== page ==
It was also under the Ayyubid dynasty that the Mawlid ennabawi was transformed into a popular nocturnal festival, contrary to Shiite traditions and customs (daytime celebration intended for the elite). The royal custom of distributing gifts to the ulemas (religious scholars) as well as to the descendants of the House of the Prophet is perpetuated. This usage, born in Egypt, then gradually spread throughout the Ayyubid empire (in Mosul, Aleppo and Irbil, between 1150 and 1200), before reaching the Muslim West (Maghreb and Spain) then the Indian subcontinent.

It is particularly in the post-Almohad Muslim West (late 13th century) that the Mawlid is most invested by the powers in place. Multiplying genealogical arrangements to link themselves to the Ahl al-Bayt (family of the Prophet), the ‘Azafid (Ceuta), Marinid (Fez), Nasrid (Granada), Ziyyanid (Tlemcen) and Hafsid (Tunis) dynasties established a real political cult to the Prophet, established as a guarantor of their legitimacy.

This celebration returned in force a few centuries later under the Ottoman Empire where in 1910, Mawlid obtained the official status of a national holiday.

A popular and sociocultural anchor

The historical events of this celebration do not detract from its popular and socio-cultural roots throughout the Muslim era. Without being strictly speaking a religious festival, Mawlid ennabawi is above all an intense moment of sharing and conviviality during which Muslims pay homage to their Prophet.

Mawlid is not recognized by many Muslims as an integral part of the religion, but rather as a popular tradition of Muslim life. However, the faithful have been commemorating the birth of the Messenger of Islam for centuries in almost every country in the world. The event, for them, is significant, it is the precious opportunity, naturally, to evoke the life and behavior of the one they consider to be “the model of virtue par excellence”.

In most Muslim states, Mawlid Day is now a public holiday. The media devote extensive coverage to it (sacred songs, Koranic exegesis, etc.); it is also often an opportunity for viewers, particularly in Algeria, to rewatch The Message (A-‘Rissala)a cult film that all Muslims know well.

The day before this event, Quran chanting competitions (tajwîd) are traditionally organized and the imam also takes this opportunity to recall the prophetic Sira (biography). The mosques are full and parents sometimes take the opportunity to circumcise their boys.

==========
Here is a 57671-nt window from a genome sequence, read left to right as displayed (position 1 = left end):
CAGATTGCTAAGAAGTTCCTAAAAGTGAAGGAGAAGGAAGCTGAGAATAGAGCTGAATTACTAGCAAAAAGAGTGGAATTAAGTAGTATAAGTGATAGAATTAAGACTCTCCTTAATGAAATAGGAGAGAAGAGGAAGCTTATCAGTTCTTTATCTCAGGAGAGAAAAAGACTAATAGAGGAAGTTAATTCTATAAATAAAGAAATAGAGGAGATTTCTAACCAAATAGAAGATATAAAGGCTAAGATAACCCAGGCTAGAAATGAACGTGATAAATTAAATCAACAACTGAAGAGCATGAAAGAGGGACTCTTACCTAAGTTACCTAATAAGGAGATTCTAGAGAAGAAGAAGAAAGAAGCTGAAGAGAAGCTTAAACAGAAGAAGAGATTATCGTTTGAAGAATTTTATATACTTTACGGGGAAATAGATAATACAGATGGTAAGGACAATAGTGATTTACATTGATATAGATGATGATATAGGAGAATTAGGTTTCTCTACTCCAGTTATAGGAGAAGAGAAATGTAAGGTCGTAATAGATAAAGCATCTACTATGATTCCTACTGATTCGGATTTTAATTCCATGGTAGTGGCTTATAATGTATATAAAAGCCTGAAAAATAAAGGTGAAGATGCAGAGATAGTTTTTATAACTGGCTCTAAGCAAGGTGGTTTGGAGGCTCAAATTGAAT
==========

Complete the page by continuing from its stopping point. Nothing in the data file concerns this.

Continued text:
The spread over the centuries of the celebration of Mawlid seems to be closely correlated with the influence of Sufism, for which the mystical reference to the Prophet Muhammad constitutes a central element. It is through the brotherhoods (turuq, sg. tarîqat) that the diffusion of Mawlid and its integration into popular religious practices takes place successfully.

It should be noted that the evocation, exaltation and love of the Prophet are all themes at the very heart of this celebration. This is the function in essence of numerous panegyrics dedicated to the birth of the Prophet Muhammad, his life, his merits, his miracles, his virtues. Islamic literature about the one who was “sent as mercy for the Universe”in the words of the Koran itself, is rich in this regard. Al-Burda (The Cloak)an edifying poem composed by the great poet al-Busîrî in the 13th century, is one of the major works still frequently sung today during the Mawlid.

Generally speaking, many Muslims take advantage of this opportunity to renew their pact, their love and their vision with regard to the Prophet Muhammad and his Sunnah. They do not forget that the love of God and his Prophet are intimately linked. And that the best way to obtain God’s approval is through following the path traced by His last Messenger.

* Kamel Meziti, historian and author of notably The Feasts of God, Yahweh, Allah (collective, Bayard) and Mission Jihad (Dot the I’s)